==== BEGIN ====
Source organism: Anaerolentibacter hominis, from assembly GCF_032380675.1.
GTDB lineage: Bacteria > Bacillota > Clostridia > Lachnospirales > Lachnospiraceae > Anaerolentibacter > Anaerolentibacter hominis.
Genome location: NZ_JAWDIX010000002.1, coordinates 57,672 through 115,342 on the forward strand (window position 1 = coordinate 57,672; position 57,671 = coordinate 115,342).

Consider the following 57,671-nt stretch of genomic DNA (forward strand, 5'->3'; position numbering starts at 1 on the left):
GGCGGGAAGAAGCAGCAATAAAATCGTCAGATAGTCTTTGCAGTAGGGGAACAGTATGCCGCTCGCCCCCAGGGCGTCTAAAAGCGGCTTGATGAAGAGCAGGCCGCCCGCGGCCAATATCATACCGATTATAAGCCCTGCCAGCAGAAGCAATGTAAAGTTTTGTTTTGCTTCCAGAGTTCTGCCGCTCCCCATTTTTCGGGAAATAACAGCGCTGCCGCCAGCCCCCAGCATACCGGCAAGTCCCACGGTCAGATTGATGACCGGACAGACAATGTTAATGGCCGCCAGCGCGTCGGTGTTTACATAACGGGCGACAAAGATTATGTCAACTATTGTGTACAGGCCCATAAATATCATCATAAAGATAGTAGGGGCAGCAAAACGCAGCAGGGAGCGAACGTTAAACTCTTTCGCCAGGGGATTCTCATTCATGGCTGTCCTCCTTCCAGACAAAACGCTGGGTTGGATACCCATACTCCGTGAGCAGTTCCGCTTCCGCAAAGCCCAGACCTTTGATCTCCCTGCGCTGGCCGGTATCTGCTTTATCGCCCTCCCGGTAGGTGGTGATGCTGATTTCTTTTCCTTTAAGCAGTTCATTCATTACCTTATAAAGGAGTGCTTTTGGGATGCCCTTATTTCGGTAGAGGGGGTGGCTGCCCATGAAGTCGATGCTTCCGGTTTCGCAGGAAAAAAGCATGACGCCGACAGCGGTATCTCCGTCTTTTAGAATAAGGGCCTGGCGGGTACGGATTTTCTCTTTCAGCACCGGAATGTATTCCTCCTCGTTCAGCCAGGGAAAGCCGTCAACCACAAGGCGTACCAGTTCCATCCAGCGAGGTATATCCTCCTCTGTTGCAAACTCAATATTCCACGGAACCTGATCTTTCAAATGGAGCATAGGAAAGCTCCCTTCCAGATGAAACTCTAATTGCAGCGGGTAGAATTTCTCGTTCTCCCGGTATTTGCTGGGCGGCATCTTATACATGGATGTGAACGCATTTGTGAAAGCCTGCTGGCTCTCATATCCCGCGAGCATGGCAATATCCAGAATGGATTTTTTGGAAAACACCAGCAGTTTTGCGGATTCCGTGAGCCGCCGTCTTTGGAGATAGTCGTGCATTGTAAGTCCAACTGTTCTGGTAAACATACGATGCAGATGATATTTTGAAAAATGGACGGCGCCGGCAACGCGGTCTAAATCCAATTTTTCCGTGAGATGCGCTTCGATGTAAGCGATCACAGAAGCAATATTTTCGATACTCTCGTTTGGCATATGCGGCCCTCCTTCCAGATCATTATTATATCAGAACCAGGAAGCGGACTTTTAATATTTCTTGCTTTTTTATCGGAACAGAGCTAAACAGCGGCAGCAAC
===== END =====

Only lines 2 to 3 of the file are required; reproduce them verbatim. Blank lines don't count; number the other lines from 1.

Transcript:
GTDB lineage: Bacteria > Bacillota > Clostridia > Lachnospirales > Lachnospiraceae > Anaerolentibacter > Anaerolentibacter hominis.
Genome location: NZ_JAWDIX010000002.1, coordinates 57,672 through 115,342 on the forward strand (window position 1 = coordinate 57,672; position 57,671 = coordinate 115,342).